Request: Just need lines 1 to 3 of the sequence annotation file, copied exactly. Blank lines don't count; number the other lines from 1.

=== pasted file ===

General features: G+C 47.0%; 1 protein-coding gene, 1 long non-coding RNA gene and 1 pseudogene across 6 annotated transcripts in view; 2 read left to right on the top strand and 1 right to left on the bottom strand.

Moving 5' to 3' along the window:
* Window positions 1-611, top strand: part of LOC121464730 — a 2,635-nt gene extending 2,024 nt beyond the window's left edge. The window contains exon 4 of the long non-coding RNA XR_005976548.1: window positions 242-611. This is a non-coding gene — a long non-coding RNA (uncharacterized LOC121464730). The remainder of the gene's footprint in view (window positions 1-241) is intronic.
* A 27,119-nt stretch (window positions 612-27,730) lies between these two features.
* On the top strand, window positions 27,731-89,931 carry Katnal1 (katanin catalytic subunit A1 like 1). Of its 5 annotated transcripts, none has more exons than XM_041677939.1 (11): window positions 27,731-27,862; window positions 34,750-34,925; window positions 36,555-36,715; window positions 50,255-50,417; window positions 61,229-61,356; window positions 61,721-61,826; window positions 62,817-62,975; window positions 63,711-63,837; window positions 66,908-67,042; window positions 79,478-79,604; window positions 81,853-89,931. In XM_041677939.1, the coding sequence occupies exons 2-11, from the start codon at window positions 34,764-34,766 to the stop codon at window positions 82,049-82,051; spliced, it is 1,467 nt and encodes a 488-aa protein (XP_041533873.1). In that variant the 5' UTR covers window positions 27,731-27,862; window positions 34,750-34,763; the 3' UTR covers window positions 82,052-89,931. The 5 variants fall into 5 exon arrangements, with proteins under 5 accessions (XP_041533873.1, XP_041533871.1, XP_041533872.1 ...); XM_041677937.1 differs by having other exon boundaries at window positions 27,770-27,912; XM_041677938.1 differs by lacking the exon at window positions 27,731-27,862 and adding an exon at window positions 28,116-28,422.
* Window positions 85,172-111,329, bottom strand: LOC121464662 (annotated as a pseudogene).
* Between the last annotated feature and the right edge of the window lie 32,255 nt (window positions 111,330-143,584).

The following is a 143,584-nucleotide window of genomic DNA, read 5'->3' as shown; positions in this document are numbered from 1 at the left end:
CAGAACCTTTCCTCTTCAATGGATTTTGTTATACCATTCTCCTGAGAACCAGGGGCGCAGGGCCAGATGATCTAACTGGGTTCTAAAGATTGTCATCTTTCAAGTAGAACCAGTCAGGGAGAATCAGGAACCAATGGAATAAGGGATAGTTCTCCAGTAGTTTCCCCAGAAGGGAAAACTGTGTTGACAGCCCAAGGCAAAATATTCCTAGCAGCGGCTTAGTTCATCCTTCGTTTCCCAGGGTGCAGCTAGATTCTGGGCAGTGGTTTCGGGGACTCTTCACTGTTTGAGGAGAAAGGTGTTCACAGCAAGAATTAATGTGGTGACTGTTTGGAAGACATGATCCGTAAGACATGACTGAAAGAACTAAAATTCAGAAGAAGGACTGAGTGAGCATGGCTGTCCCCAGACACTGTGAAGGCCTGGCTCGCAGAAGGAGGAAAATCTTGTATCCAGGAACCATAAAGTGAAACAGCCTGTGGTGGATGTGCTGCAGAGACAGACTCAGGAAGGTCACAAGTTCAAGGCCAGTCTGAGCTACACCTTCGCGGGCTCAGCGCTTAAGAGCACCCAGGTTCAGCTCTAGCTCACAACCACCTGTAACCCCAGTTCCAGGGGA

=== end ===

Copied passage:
General features: G+C 47.0%; 1 protein-coding gene, 1 long non-coding RNA gene and 1 pseudogene across 6 annotated transcripts in view; 2 read left to right on the top strand and 1 right to left on the bottom strand.

Moving 5' to 3' along the window:
* Window positions 1-611, top strand: part of LOC121464730 — a 2,635-nt gene extending 2,024 nt beyond the window's left edge. The window contains exon 4 of the long non-coding RNA XR_005976548.1: window positions 242-611. This is a non-coding gene — a long non-coding RNA (uncharacterized LOC121464730). The remainder of the gene's footprint in view (window positions 1-241) is intronic.